Show AND Tell

23 04 2012

What is the difference between beginners and experienced science presenters? One difference is the number of demos they perform in a show.

I watched a show last week where 15 demos were performed in 75 minutes. That’s an average of one demo every five minutes. Is that a lot of demos or not? How many demos should we be aiming to have in a show?

Watch this clip of Steve Spangler. He manages to perform 6 demos in three minutes.

The treatment of science demonstrations falls into three categories: Tell then Show, Show then Tell and Show AND Tell.

Tell then Show is boring. Novice science presenters do this a lot. They tell us about what we are about to see and then show it to us. They do this because they think they need to sound intelligent.

Show then Tell is better. More experienced presenters use this technique. As you become more confident in your demos and the impact they are going to have you can first get the audience’s attention and then explain what is going on.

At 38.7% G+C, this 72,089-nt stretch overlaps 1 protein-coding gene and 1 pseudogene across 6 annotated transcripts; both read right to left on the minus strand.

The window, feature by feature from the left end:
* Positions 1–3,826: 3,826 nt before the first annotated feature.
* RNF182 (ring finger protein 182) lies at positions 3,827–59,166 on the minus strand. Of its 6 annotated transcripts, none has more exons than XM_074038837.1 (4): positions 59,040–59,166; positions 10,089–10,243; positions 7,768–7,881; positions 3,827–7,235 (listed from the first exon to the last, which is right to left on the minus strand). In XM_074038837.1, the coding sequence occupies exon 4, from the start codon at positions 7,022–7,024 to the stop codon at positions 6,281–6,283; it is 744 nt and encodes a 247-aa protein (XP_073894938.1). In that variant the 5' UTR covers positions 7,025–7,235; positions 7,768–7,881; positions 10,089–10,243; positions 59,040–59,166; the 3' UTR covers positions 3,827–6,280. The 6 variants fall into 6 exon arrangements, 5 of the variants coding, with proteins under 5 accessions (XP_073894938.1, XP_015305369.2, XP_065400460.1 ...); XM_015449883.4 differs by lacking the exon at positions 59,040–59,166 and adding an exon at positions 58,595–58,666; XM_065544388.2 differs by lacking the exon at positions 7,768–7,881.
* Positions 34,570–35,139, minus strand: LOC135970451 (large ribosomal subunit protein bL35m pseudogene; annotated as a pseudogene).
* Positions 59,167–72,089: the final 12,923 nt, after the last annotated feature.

Steve Spangler demonstrates that the best science presenters use Show AND Tell.

Instead of telling us about the science (indicators revealing chemical changes) then showing us the final demo, or showing us the final demo and then explaining what we had just seen he has carefully crafted a chain of demos that accompanies his verbal explanation. Show AND Tell.

I have learnt a lot from watching Steve Spangler’s videos on YouTube and from the number of times I’ve seen UK presenters copy his big finale tricks I’d guess I’m not alone. There is more to his videos though than great ideas to rip-off. We can learn how an expert crafts his explanation to include lots of demos. How an expert science presenter uses Show AND Tell.




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